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School (independent) seems unable or unwilling to accomodate ds, 12 with SEN. When wld you decide to change school?

(27 Posts)
kissmyheathenass Sun 04-Nov-12 11:19:34

Ds has dyslexia, processing and handwriting issues. His teachers all acknowledge is he is far from reaching anywhere near his potential because he canot keep up in class. We chose this school because we hoped the small classes would be of benefit.

These things piss me off:

-Ds dropped French as he was struggling with learning both French and Spaninsh from scratch. The 2 free lessons a week were meant to be used to revise spanish but he just sits at the back of the french class daydreaming.

-He hates team sport (possibly mildy dyspraxic) and they do 5 hours a week of it!

-As he is slow to get changed for PE, he now has to get changed alone in the disabled toilet.

-He has remained on the same level/sublevel in English for a whole year yet school havent intervened at all.

-The school day ends at 5 pm with the last hour being unsupervised prep. A total waste of an hour a day for ds who needs direction and supervision.

All things considered, I do wonder why we are paying for ds to feel increasingly stressed and to suffer increasingly low self esteem.

The thing is, he has some good friends there, the teachers are mostly lovely and the school is the only one near us so changing school might mean moving house.

Is it time to change?

LizT123 Mon 12-Nov-12 21:39:20

Hi Kiss
We put our dyspraxic son with considerable sensory problems in a very small private school for primary, which was brilliant to start off with as the small class sizes and individual attention was exactly what he needed, but as he got a little older (9), the school decided they could not cope with his related learning difficulties and we had 3 weeks in which to find him a new primary before they all closed for the summer break. It proved to be the best thing for him as we moved him to a local state primary where they had excellent special needs support. Devon finally agreed his statement and support funding (kicking, screaming and being taken to appeal but gave in under considerable pressure from the new school) and he settled in amazingly well despite me worrying to bits over the summer. He is now in mainstream secondary (in a different county now, fortunately still with a statement and lots of support) but doing really well. A good state primary has many more SEN resources and training generally than private schools and if you can get a good SENCO who really cares about the kids, your son will get the chance to feel valued and do well. He will also have the experience of coming across other kids with similar problems, so may not feel quite so isolated or different. The one DS went to were fully aware of his sensory problems and dyspraxia, were very caring and organised things so he felt safe in crowded situations and could concentrate despite the much larger class sizes.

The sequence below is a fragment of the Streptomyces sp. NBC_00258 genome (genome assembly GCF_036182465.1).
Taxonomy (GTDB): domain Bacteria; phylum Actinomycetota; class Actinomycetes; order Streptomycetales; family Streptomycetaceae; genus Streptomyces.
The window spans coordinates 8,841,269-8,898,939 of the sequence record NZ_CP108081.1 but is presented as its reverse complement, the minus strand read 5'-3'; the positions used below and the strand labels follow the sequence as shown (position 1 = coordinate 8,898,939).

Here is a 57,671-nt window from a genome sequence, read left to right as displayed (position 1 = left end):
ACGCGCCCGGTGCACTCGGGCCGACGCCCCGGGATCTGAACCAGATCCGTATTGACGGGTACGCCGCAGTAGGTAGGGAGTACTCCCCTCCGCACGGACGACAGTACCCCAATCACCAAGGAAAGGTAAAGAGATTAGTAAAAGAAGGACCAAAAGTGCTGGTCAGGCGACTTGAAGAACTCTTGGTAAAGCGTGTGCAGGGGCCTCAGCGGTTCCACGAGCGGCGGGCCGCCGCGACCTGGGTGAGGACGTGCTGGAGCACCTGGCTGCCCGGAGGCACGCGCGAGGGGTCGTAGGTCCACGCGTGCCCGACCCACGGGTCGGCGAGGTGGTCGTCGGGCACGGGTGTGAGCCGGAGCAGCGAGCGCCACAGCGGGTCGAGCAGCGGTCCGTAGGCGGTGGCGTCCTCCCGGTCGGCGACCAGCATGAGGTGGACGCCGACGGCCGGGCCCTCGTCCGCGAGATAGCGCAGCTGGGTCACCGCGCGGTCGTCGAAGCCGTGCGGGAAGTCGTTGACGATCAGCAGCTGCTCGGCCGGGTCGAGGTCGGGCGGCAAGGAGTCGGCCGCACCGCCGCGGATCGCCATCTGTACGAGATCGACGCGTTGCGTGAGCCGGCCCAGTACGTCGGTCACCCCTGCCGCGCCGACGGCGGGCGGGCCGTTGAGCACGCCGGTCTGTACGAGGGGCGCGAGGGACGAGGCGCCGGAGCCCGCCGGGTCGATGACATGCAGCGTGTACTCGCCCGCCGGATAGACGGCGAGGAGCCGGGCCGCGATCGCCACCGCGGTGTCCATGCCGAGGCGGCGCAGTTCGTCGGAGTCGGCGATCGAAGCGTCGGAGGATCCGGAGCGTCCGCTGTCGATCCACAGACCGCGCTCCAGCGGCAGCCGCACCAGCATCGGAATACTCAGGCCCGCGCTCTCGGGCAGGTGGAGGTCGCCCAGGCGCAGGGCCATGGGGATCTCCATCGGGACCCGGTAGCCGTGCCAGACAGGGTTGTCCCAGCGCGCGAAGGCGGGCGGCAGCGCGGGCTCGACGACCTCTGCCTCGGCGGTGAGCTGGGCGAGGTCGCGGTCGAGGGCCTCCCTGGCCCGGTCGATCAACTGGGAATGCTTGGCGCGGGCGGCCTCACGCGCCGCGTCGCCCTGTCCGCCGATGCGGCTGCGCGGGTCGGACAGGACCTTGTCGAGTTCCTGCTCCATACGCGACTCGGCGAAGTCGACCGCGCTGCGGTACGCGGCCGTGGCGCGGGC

You get silly situations arising when your kids are in the private sector. For example DS's language therapist was not allowed to visit him in the private school (although she would talk to the staff on the phone...) but in the state sector he has a language therapist who goes to the school regularly and works closely with his TAs. Makes you mad really!
It does not sound as if your DS is statemented (we had major problems getting a statement because DS was in private education) but if he is, you can make a case for him to go to the school of your choice, not the one which is simply in your local catchment area. Our LEA wanted DS to go to a particular school but both he and we wanted him to go to his current school which has a very good reputation for both "normal" education and for its special needs dept. and the LEA had to accept our decision as the school were prepared to take him. The only thing the LEA said was that they would pay for transport if he went to the school they suggested but not if he went to the one we wanted, so bit of a no brainer really, we just act as taxis, no change there!
Do try to find out about state schools in your area who have a good reputation with special needs and go round as many as possible to see if you connect with one and a particular SENCO. Good luck!

Narked Sun 04-Nov-12 18:06:52

Upheaval is never ideal, but, if you're going to do it, it's better to do it this year, so he has a year to settle before GCSEs (or whatever the government have introduced by then!)

shushpenfold Sun 04-Nov-12 18:03:07